No, it's not rare to have hurricanes in October, but it is rare to see a hurricane continue at Major Hurricane status (Category 3 or higher) for as long as Matthew has this late in the season. Take a look at this tweet from Colorado State University meteorologist Philip Klotzbach, who is an expert in Atlantic hurricane forecasts. He states that "Hurricane Matthew has now been a major hurricane longer in October than any other Atlantic hurricane in over 50 years (since Flora in 1963)!
about the weather.
north, where a coating of Friday snow framed dazzling shades of rust, lemon and tangerine. This is a good time of year, after the shrieking storms of summer, before talk of plowable snows and stinging
Average High/Low for Minneapolis
Average Low: 43F (Record: 25F set in 1976)
*Daylight Lost Since Summer Solstice: ~4hours and 18mins
0.1 Since First Quarter
Responding to a call to action issued this summer, teams, venues, leagues, schools, and organizations are announcing new actions to use sports to combat climate change."
"Today, on the inaugural Green Sports Day and in line with the Pittsburgh Penguins' visit to the White House to celebrate their Stanley Cup victory, the White House Office of Science and Technology Policy is announcing a set of exciting new actions by Federal agencies and outside organizations who are using innovative approaches to tackle climate change through sports.
____________________________________________"World needs $90tn infrastructure overhaul to avoid climate disaster, study finds"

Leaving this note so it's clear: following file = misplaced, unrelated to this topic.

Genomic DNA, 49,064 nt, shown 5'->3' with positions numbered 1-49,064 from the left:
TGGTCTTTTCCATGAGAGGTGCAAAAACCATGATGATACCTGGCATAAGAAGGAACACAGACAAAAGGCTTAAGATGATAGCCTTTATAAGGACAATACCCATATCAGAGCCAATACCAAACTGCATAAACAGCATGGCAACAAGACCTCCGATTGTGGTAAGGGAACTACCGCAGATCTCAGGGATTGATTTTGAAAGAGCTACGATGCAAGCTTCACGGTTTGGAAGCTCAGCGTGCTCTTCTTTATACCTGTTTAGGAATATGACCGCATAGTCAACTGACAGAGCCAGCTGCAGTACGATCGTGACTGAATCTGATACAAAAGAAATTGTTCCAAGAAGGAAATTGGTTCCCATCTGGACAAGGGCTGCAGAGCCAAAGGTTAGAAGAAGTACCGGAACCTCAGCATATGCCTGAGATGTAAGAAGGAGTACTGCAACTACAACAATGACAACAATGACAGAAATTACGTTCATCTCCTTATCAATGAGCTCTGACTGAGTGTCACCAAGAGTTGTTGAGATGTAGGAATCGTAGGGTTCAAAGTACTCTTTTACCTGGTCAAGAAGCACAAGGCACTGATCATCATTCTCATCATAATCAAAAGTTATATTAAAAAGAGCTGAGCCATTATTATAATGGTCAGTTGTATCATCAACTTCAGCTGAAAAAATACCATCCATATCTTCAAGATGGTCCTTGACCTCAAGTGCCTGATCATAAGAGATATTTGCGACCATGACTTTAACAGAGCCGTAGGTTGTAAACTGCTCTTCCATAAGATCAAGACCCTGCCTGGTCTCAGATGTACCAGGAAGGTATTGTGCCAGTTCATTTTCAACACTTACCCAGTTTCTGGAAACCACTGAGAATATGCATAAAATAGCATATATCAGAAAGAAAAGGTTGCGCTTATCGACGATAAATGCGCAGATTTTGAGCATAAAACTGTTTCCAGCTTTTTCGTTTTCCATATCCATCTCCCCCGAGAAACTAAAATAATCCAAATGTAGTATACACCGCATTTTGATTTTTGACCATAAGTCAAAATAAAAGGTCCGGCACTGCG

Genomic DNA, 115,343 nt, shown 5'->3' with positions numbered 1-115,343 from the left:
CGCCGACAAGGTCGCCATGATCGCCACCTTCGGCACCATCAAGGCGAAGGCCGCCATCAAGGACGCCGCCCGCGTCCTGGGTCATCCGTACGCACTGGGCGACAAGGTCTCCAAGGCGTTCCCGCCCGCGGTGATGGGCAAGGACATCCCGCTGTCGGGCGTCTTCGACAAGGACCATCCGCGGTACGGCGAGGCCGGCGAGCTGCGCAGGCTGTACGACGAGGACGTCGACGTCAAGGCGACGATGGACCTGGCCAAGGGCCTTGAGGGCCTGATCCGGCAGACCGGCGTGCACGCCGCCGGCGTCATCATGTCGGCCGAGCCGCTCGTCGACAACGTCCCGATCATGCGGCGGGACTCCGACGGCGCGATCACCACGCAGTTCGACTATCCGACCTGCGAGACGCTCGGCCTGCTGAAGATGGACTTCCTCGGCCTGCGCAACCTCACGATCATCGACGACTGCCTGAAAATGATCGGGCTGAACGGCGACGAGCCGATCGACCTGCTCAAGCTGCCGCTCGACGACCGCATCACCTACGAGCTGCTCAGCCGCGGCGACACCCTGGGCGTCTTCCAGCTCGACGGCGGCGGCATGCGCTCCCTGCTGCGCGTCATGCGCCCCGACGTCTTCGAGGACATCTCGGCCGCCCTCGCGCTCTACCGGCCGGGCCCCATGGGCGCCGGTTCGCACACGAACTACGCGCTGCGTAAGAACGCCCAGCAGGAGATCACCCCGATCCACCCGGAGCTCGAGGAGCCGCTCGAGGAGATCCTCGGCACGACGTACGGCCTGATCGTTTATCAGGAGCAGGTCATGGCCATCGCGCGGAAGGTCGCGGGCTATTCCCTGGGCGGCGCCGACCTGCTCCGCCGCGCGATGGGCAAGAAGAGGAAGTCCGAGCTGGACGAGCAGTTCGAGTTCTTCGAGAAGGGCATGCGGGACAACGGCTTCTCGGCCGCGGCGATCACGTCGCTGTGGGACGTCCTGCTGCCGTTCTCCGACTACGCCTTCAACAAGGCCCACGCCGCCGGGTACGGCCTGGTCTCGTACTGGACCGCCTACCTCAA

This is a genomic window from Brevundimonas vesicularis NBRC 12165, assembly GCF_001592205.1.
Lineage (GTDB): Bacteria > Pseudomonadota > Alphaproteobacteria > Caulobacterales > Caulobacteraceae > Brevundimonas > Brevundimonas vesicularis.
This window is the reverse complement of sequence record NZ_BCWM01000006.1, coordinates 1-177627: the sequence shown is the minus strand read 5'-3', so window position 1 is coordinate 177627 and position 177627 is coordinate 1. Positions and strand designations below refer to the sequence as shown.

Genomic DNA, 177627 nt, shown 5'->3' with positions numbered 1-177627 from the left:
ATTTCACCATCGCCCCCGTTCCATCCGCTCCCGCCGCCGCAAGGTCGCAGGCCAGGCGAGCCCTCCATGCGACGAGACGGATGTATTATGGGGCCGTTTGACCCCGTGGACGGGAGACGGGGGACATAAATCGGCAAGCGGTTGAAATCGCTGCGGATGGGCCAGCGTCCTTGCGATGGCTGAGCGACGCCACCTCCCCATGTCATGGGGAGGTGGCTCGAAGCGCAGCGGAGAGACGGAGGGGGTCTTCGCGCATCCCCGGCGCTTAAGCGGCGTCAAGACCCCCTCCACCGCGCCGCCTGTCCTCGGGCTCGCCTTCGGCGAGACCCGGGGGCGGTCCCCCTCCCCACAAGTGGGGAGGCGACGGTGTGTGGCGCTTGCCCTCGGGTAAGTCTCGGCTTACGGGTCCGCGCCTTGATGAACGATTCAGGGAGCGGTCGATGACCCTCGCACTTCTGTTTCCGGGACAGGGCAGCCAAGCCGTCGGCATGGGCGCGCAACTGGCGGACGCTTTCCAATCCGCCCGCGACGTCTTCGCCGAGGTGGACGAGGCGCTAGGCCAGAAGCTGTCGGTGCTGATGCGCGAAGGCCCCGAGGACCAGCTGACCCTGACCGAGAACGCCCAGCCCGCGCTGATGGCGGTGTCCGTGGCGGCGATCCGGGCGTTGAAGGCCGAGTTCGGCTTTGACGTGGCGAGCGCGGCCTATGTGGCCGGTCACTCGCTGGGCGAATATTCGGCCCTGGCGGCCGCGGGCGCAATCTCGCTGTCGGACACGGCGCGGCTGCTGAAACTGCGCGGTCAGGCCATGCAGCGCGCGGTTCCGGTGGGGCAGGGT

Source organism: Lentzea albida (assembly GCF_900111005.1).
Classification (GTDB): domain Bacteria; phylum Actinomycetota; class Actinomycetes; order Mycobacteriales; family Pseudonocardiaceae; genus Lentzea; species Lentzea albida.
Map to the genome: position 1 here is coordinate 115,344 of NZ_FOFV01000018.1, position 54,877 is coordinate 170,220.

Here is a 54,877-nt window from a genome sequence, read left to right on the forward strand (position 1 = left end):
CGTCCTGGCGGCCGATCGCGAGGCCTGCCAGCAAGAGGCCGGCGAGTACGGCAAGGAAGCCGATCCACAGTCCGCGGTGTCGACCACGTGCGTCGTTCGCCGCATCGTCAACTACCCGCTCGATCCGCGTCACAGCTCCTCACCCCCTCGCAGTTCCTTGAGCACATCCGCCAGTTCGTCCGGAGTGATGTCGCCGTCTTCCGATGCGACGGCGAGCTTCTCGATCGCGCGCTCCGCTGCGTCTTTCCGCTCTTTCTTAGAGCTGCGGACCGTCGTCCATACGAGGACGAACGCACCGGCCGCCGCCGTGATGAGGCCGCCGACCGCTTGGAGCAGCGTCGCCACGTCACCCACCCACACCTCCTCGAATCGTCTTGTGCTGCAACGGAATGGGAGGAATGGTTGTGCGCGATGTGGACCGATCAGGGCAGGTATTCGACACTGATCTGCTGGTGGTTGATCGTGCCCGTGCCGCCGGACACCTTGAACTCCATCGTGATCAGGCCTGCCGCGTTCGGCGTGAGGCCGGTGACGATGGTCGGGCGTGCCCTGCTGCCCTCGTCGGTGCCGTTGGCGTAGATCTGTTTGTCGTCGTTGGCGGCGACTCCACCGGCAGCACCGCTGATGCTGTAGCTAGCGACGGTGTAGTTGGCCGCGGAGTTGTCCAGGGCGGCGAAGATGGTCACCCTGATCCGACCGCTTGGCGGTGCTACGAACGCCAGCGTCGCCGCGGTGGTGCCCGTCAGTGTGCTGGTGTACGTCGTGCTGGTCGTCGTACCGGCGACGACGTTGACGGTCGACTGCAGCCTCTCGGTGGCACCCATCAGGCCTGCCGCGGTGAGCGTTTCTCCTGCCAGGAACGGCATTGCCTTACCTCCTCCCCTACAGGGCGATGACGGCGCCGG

"Report by Global Commission on the Economy and Climate says world needs ‘urgent’ shift away from carbon-heavy infrastructure over the next 15 years. A gigantic overhaul of the world’s buildings, public transport and energy infrastructure costing trillions of dollars is required if dangerous climate change is to be avoided, according to a major new report. The study by the Global Commission on the Economy and Climate, which is co-chaired by prominent climate economist Lord Nicholas Stern, found that the world is expected to invest about $90tn in infrastructure over the next 15 years, requiring an “urgent” shift to ensure that this money is spent on low-carbon, energy-efficient projects. Such smart investment over the next two or three years could help ameliorate the climate crisis, but “the window for making the right choices is narrow and closing fast”. The report states that more than 60% of the world’s greenhouse gases are associated with ageing power plants, roads, buildings, sanitation and other structures. Around 1,500 coal plants are estimated to already be in construction worldwide, which would send the world spiraling towards disastrous environmental changes. Carbon-heavy infrastructure “literally kills people by causing deadly respiratory illnesses, exacerbating road accidents and spreading unclean drinking water, among other hazards”, the report reads."